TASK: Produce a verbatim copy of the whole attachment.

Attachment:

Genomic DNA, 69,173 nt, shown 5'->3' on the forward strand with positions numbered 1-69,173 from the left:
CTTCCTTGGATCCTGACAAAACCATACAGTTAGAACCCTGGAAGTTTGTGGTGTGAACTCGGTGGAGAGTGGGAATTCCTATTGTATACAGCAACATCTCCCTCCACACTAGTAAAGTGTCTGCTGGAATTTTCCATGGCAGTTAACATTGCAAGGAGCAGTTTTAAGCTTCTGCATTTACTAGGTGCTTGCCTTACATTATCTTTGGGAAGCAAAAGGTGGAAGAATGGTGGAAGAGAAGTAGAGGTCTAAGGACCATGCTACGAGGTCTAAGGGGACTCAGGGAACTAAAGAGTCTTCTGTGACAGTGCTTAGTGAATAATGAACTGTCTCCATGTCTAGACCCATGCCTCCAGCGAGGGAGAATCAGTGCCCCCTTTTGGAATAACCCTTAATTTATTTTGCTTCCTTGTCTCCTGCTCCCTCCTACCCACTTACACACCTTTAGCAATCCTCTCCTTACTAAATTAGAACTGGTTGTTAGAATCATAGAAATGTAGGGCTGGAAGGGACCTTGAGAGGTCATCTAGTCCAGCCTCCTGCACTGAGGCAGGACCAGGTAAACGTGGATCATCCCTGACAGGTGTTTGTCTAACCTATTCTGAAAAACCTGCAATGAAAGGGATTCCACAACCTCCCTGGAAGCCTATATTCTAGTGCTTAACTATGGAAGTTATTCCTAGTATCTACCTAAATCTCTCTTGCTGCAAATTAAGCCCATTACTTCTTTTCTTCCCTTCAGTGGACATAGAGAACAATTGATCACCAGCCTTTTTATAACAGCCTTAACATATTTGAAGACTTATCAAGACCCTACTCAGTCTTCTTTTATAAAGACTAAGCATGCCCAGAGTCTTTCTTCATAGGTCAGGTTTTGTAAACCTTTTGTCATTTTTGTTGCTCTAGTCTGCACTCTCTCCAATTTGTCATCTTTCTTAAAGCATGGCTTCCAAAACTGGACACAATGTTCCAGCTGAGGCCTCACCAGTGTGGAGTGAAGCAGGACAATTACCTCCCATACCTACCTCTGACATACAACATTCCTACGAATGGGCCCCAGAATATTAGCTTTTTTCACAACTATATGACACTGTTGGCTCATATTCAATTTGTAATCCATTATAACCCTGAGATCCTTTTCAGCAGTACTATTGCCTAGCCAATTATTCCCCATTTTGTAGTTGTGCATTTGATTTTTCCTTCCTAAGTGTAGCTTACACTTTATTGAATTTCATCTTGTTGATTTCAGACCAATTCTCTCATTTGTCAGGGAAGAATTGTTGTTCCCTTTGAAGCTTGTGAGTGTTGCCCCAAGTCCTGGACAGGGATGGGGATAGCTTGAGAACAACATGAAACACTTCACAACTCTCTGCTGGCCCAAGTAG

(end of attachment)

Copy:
Genomic DNA, 69,173 nt, shown 5'->3' on the forward strand with positions numbered 1-69,173 from the left:
CTTCCTTGGATCCTGACAAAACCATACAGTTAGAACCCTGGAAGTTTGTGGTGTGAACTCGGTGGAGAGTGGGAATTCCTATTGTATACAGCAACATCTCCCTCCACACTAGTAAAGTGTCTGCTGGAATTTTCCATGGCAGTTAACATTGCAAGGAGCAGTTTTAAGCTTCTGCATTTACTAGGTGCTTGCCTTACATTATCTTTGGGAAGCAAAAGGTGGAAGAATGGTGGAAGAGAAGTAGAGGTCTAAGGACCATGCTACGAGGTCTAAGGGGACTCAGGGAACTAAAGAGTCTTCTGTGACAGTGCTTAGTGAATAATGAACTGTCTCCATGTCTAGACCCATGCCTCCAGCGAGGGAGAATCAGTGCCCCCTTTTGGAATAACCCTTAATTTATTTTGCTTCCTTGTCTCCTGCTCCCTCCTACCCACTTACACACCTTTAGCAATCCTCTCCTTACTAAATTAGAACTGGTTGTTAGAATCATAGAAATGTAGGGCTGGAAGGGACCTTGAGAGGTCATCTAGTCCAGCCTCCTGCACTGAGGCAGGACCAGGTAAACGTGGATCATCCCTGACAGGTGTTTGTCTAACCTATTCTGAAAAACCTGCAATGAAAGGGATTCCACAACCTCCCTGGAAGCCTATATTCTAGTGCTTAACTATGGAAGTTATTCCTAGTATCTACCTAAATCTCTCTTGCTGCAAATTAAGCCCATTACTTCTTTTCTTCCCTTCAGTGGACATAGAGAACAATTGATCACCAGCCTTTTTATAACAGCCTTAACATATTTGAAGACTTATCAAGACCCTACTCAGTCTTCTTTTATAAAGACTAAGCATGCCCAGAGTCTTTCTTCATAGGTCAGGTTTTGTAAACCTTTTGTCATTTTTGTTGCTCTAGTCTGCACTCTCTCCAATTTGTCATCTTTCTTAAAGCATGGCTTCCAAAACTGGACACAATGTTCCAGCTGAGGCCTCACCAGTGTGGAGTGAAGCAGGACAATTACCTCCCATACCTACCTCTGACATACAACATTCCTACGAATGGGCCCCAGAATATTAGCTTTTTTCACAACTATATGACACTGTTGGCTCATATTCAATTTGTAATCCATTATAACCCTGAGATCCTTTTCAGCAGTACTATTGCCTAGCCAATTATTCCCCATTTTGTAGTTGTGCATTTGATTTTTCCTTCCTAAGTGTAGCTTACACTTTATTGAATTTCATCTTGTTGATTTCAGACCAATTCTCTCATTTGTCAGGGAAGAATTGTTGTTCCCTTTGAAGCTTGTGAGTGTTGCCCCAAGTCCTGGACAGGGATGGGGATAGCTTGAGAACAACATGAAACACTTCACAACTCTCTGCTGGCCCAAGTAG